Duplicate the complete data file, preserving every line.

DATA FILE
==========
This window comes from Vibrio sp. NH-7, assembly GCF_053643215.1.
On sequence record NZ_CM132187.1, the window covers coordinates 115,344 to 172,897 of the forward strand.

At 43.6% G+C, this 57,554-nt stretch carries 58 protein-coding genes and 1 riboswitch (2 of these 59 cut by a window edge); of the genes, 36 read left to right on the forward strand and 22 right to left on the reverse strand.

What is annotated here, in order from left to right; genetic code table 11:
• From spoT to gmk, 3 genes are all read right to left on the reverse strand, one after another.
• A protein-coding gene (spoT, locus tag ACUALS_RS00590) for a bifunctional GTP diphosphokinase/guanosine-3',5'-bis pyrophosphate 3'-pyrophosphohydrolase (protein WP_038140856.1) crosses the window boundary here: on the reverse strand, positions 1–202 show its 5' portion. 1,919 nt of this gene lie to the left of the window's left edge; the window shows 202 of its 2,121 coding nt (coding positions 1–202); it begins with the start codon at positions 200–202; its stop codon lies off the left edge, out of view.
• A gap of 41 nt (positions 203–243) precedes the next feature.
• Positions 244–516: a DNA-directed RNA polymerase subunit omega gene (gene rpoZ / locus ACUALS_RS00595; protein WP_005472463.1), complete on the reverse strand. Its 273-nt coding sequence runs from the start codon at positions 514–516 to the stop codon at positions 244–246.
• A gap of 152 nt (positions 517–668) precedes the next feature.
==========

This window comes from Vibrio sp. NH-7, assembly GCF_053643215.1.
On sequence record NZ_CM132187.1, the window covers coordinates 115,344 to 172,897 of the forward strand.

At 43.6% G+C, this 57,554-nt stretch carries 58 protein-coding genes and 1 riboswitch (2 of these 59 cut by a window edge); of the genes, 36 read left to right on the forward strand and 22 right to left on the reverse strand.

What is annotated here, in order from left to right; genetic code table 11:
• From spoT to gmk, 3 genes are all read right to left on the reverse strand, one after another.
• A protein-coding gene (spoT, locus tag ACUALS_RS00590) for a bifunctional GTP diphosphokinase/guanosine-3',5'-bis pyrophosphate 3'-pyrophosphohydrolase (protein WP_038140856.1) crosses the window boundary here: on the reverse strand, positions 1–202 show its 5' portion. 1,919 nt of this gene lie to the left of the window's left edge; the window shows 202 of its 2,121 coding nt (coding positions 1–202); it begins with the start codon at positions 200–202; its stop codon lies off the left edge, out of view.
• A gap of 41 nt (positions 203–243) precedes the next feature.
• Positions 244–516: a DNA-directed RNA polymerase subunit omega gene (gene rpoZ / locus ACUALS_RS00595; protein WP_005472463.1), complete on the reverse strand. Its 273-nt coding sequence runs from the start codon at positions 514–516 to the stop codon at positions 244–246.
• A gap of 152 nt (positions 517–668) precedes the next feature.